I’ve been growing blueberries in Kansas for about 20 years. While my soil is neutral (about 7.0 on the pH scale), blueberries need acidic soil. I’ve had limited success raising them in the ground. I tried feeding them with fertilizer for acid-loving plants, mulching them with pine needles, constantly amending the soil with soil sulfur, and more. Although I grew cultivars that were supposed to be compatible with the Kansas climate, getting them to survive the first summer was difficult. They looked great all season long, but they died as soon as the weather started to cool off. At most, the yield from my in-ground blueberry bushes was 1 to 2 gallons per season from no more than seven bushes.

About four years ago, I read about growing blueberries in containers and decided to try this technique. I bought several plastic half-barrels and drilled a couple of 1⁄2-inch holes on the sides, about 2 inches above the base, so some moisture would be retained in the bottom of the pots. Then, I filled the barrels with a homemade mix of 50 percent sphagnum peat moss, 20 percent homemade compost (made from coffee grounds, leaves, and grass clippings), 10 percent garden soil, 10 percent sand, 5 percent perlite, and 5 percent vermiculite. To this, I added a handful of powdered sulfur. I’ve found it’s best to let this blend overwinter in the pots. I made my mixture in early fall but didn’t plant the blueberries in it until the following June.

I bought good-quality rooted bushes from a reputable greenhouse. A couple of weeks after planting them in the pots, I started feeding my containers with ammonium sulfate…–…about 1⁄4 cup stirred into a 5-gallon bucket of rainwater (because tap water will raise the pH). I was striving for between 4.5 to 5.5 pH, preferably the lower end of this range. I stopped feeding the ammonium sulfate in early September, but continued watering with rainwater about once a week through winter.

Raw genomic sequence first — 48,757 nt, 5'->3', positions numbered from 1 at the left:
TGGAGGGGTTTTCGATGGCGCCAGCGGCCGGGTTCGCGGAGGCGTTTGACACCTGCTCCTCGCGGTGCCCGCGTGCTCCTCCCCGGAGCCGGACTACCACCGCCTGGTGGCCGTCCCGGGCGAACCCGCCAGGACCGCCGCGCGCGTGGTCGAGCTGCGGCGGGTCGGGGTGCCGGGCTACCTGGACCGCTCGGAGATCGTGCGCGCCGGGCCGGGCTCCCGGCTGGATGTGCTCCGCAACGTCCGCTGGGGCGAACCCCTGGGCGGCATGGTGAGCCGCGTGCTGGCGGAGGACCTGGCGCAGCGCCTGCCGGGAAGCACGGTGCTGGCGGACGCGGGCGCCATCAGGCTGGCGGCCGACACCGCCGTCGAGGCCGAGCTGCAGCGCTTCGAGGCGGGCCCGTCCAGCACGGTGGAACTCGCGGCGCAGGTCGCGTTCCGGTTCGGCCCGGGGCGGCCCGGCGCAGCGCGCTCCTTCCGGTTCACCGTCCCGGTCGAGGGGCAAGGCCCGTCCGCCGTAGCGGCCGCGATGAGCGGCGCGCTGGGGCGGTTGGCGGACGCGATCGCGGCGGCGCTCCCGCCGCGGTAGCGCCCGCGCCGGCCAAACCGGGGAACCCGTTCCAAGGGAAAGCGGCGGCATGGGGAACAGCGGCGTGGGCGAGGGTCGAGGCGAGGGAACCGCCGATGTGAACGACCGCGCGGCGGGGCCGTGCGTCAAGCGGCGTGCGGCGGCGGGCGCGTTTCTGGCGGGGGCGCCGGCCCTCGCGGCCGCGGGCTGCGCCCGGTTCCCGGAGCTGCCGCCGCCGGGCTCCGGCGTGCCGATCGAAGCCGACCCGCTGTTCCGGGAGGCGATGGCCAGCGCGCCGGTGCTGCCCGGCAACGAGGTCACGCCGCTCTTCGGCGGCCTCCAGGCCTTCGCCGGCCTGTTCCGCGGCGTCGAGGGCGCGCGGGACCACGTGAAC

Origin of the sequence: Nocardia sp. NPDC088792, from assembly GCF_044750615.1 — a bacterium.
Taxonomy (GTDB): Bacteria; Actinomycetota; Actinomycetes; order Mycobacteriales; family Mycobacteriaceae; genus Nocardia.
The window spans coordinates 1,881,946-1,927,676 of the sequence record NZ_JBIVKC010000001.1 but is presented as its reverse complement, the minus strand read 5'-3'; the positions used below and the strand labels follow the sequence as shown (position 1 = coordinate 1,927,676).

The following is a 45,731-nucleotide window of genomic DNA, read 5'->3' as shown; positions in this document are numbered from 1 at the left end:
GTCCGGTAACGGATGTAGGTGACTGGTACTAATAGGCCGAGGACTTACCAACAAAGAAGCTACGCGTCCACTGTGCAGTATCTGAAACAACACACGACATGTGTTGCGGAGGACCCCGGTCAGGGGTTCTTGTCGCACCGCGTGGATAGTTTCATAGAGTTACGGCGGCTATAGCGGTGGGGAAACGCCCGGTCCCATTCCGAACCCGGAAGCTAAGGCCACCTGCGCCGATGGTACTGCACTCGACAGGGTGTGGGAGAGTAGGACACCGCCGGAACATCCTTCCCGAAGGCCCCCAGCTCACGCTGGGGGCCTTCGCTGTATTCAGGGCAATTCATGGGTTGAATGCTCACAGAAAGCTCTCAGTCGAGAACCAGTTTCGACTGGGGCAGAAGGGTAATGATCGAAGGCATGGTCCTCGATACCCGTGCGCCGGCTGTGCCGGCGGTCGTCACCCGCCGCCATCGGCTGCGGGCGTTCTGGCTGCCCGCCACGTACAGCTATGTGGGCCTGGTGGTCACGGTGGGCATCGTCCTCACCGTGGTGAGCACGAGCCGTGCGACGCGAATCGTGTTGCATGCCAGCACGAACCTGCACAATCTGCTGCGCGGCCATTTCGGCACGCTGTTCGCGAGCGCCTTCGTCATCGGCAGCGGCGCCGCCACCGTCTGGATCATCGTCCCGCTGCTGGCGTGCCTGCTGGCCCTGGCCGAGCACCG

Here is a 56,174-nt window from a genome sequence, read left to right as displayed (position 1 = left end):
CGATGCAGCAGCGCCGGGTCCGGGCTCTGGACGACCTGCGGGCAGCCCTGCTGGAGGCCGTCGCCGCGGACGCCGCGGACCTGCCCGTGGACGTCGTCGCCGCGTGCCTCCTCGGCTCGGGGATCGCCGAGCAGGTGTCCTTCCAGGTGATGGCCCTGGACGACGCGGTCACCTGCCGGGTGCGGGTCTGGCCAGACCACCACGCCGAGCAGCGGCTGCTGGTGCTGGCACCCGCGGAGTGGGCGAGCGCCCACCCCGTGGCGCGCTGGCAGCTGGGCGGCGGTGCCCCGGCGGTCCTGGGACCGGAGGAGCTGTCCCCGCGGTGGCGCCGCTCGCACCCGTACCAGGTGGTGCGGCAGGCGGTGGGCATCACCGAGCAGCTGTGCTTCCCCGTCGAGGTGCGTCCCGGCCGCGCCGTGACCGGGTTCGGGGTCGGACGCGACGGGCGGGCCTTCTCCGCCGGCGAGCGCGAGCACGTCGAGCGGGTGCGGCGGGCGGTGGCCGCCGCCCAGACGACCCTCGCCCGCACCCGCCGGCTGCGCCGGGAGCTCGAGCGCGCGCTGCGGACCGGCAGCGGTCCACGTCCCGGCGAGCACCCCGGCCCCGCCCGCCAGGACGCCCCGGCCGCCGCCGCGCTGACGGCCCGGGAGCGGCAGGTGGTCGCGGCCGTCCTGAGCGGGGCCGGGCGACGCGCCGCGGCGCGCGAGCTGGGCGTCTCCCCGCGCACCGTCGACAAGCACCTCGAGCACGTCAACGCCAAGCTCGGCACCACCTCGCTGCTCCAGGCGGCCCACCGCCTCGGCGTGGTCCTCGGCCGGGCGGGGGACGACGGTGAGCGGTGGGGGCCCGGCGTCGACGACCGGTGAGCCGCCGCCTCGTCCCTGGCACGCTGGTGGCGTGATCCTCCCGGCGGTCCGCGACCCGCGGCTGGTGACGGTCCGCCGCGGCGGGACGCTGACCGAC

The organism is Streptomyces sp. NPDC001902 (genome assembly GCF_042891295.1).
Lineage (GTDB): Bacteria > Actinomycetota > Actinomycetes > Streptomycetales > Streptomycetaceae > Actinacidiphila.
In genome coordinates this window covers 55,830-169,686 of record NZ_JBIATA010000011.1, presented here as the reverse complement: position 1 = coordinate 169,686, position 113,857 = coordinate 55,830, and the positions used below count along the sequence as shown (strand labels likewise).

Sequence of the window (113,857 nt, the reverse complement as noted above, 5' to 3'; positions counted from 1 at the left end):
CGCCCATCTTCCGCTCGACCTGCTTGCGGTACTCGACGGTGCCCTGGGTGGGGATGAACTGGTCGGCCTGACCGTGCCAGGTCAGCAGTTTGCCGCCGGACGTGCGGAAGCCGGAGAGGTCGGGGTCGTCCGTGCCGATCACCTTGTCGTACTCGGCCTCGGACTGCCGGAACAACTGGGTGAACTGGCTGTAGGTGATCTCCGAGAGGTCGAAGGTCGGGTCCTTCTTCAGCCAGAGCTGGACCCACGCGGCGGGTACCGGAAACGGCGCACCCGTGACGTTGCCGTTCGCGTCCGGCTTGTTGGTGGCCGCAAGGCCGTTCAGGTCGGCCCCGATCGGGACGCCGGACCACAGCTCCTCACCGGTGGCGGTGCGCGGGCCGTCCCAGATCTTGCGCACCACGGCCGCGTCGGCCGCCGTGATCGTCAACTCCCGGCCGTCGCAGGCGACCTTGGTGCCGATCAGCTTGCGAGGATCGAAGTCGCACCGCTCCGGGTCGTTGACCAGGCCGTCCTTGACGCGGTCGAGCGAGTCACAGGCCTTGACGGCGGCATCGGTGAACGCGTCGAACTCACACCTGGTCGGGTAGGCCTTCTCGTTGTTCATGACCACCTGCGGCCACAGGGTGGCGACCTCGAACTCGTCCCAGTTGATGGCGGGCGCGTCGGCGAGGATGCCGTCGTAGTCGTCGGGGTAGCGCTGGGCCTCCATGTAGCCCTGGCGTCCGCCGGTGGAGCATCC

With this growing technique, my second-year plants grew about 2-1/2 feet in just one summer, and I picked 5 to 6 gallons of blueberries from five bushes that year!

Tim Wiedmaier

Tecumseh, Kansas


Mob-Feeding Calves

calf eating

On our farm, we mob-feed our calves in groups of up to 10. Our homemade feeder is constructed from a nonworking (free) chest freezer and $20 worth of plastic tubing, rubber nipples, and PVC caps and check valves. We’ve found that a single freezer has enough space to feed 8 to 10 calves. We’ve fed calves this way for more than 10 years, and it works great.

inside freezer with milk line into 5 gallon bucket and calf eating on outside

Here’s how we made the mob feeder. We cut four 4-inch-diameter holes in both sides of the freezer, and glued in PVC end caps. Then, we cut 1-inch-diameter holes into the center of each end cap. Next, we threaded rubber nipples through the end-cap holes, and attached plastic tubing and check valves. (We used Peach Teats products.) Finally, we zip-tied the plastic tubing together and fastened a metal washer onto the bottom of the cluster of tubing to keep it from floating in the pails of milk.

The freezer is weatherproof and calf-proof, and it can be used inside the barn or outside in a pasture.

Mary Whitcomb

Williston, Vermont


Big Bird Deterrent

I came up with an idea to keep the birds away from my blueberries. I stapled strips of black plastic onto an umbrella, cut the cover to look like bird wings, and tied on two disks to resemble eyes. Then, I attached my “big bird” to a bamboo pole. So far, so good; I picked berries by the gallon.

Elizabeth Diebold

Elkton, Maryland


Dry Food, Happy Hens

hen in old window

Here’s a tip for readers of your wonderful magazine, copies of which I enjoy sharing with my son. I use an old window greenhouse as a dry place to feed my laying hens. I use black rubber feeder pans made for horses and livestock; two hold grain and table scraps for the hens, and a third pan holds their water. The food and water seldom freeze, because the greenhouse is located on the south side of the coop, which provides protection from the wind. In summer, the greenhouse setup is shaded by flowers and trees.

Mary Marsh

Chaplin, Connecticut